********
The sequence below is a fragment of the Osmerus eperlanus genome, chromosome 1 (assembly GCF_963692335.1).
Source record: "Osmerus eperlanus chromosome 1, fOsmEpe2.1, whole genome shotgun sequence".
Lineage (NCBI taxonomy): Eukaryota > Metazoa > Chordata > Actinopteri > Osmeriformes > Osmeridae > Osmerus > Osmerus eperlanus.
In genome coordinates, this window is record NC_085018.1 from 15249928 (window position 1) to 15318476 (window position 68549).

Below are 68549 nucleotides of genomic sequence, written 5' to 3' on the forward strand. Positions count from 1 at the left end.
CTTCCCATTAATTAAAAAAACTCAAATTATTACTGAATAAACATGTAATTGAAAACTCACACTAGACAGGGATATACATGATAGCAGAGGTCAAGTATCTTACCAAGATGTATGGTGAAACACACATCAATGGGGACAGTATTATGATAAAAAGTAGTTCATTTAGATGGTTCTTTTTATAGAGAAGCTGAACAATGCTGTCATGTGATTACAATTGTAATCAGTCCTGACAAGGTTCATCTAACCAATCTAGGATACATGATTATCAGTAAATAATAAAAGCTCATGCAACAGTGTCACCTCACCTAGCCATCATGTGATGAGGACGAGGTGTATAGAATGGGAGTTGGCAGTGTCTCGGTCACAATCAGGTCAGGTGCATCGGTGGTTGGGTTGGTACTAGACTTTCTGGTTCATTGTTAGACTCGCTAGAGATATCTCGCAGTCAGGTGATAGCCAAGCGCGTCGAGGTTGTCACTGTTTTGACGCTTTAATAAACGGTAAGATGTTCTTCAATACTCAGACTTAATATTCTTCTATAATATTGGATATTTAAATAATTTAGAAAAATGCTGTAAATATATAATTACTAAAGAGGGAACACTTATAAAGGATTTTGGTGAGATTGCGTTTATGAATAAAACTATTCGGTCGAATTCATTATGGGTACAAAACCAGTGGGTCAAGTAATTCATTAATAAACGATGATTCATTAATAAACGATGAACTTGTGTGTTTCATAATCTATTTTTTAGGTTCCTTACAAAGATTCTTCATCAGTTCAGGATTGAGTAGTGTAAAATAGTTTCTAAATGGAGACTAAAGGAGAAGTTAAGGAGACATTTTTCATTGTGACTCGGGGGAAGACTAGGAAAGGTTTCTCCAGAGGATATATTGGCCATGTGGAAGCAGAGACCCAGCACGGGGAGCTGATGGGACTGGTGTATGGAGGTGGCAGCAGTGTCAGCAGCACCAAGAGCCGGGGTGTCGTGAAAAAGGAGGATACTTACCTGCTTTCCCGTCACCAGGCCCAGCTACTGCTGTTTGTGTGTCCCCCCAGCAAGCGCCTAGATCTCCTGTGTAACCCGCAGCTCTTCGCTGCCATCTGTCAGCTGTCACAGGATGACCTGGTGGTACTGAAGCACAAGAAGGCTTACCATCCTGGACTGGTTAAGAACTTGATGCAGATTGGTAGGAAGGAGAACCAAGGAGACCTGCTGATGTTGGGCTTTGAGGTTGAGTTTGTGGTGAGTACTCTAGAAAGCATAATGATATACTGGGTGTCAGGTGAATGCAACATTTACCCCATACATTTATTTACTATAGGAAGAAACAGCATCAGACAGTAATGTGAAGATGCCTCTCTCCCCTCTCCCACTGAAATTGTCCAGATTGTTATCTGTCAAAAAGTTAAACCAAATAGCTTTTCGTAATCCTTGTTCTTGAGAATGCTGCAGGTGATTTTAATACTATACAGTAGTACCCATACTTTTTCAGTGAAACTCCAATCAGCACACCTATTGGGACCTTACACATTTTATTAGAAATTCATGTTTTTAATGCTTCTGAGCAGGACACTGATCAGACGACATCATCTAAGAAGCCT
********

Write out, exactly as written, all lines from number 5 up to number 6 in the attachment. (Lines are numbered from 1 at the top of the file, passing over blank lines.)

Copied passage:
Below are 68549 nucleotides of genomic sequence, written 5' to 3' on the forward strand. Positions count from 1 at the left end.
CTTCCCATTAATTAAAAAAACTCAAATTATTACTGAATAAACATGTAATTGAAAACTCACACTAGACAGGGATATACATGATAGCAGAGGTCAAGTATCTTACCAAGATGTATGGTGAAACACACATCAATGGGGACAGTATTATGATAAAAAGTAGTTCATTTAGATGGTTCTTTTTATAGAGAAGCTGAACAATGCTGTCATGTGATTACAATTGTAATCAGTCCTGACAAGGTTCATCTAACCAATCTAGGATACATGATTATCAGTAAATAATAAAAGCTCATGCAACAGTGTCACCTCACCTAGCCATCATGTGATGAGGACGAGGTGTATAGAATGGGAGTTGGCAGTGTCTCGGTCACAATCAGGTCAGGTGCATCGGTGGTTGGGTTGGTACTAGACTTTCTGGTTCATTGTTAGACTCGCTAGAGATATCTCGCAGTCAGGTGATAGCCAAGCGCGTCGAGGTTGTCACTGTTTTGACGCTTTAATAAACGGTAAGATGTTCTTCAATACTCAGACTTAATATTCTTCTATAATATTGGATATTTAAATAATTTAGAAAAATGCTGTAAATATATAATTACTAAAGAGGGAACACTTATAAAGGATTTTGGTGAGATTGCGTTTATGAATAAAACTATTCGGTCGAATTCATTATGGGTACAAAACCAGTGGGTCAAGTAATTCATTAATAAACGATGATTCATTAATAAACGATGAACTTGTGTGTTTCATAATCTATTTTTTAGGTTCCTTACAAAGATTCTTCATCAGTTCAGGATTGAGTAGTGTAAAATAGTTTCTAAATGGAGACTAAAGGAGAAGTTAAGGAGACATTTTTCATTGTGACTCGGGGGAAGACTAGGAAAGGTTTCTCCAGAGGATATATTGGCCATGTGGAAGCAGAGACCCAGCACGGGGAGCTGATGGGACTGGTGTATGGAGGTGGCAGCAGTGTCAGCAGCACCAAGAGCCGGGGTGTCGTGAAAAAGGAGGATACTTACCTGCTTTCCCGTCACCAGGCCCAGCTACTGCTGTTTGTGTGTCCCCCCAGCAAGCGCCTAGATCTCCTGTGTAACCCGCAGCTCTTCGCTGCCATCTGTCAGCTGTCACAGGATGACCTGGTGGTACTGAAGCACAAGAAGGCTTACCATCCTGGACTGGTTAAGAACTTGATGCAGATTGGTAGGAAGGAGAACCAAGGAGACCTGCTGATGTTGGGCTTTGAGGTTGAGTTTGTGGTGAGTACTCTAGAAAGCATAATGATATACTGGGTGTCAGGTGAATGCAACATTTACCCCATACATTTATTTACTATAGGAAGAAACAGCATCAGACAGTAATGTGAAGATGCCTCTCTCCCCTCTCCCACTGAAATTGTCCAGATTGTTATCTGTCAAAAAGTTAAACCAAATAGCTTTTCGTAATCCTTGTTCTTGAGAATGCTGCAGGTGATTTTAATACTATACAGTAGTACCCATACTTTTTCAGTGAAACTCCAATCAGCACACCTATTGGGACCTTACACATTTTATTAGAAATTCATGTTTTTAATGCTTCTGAGCAGGACACTGATCAGACGACATCATCTAAGAAGCCT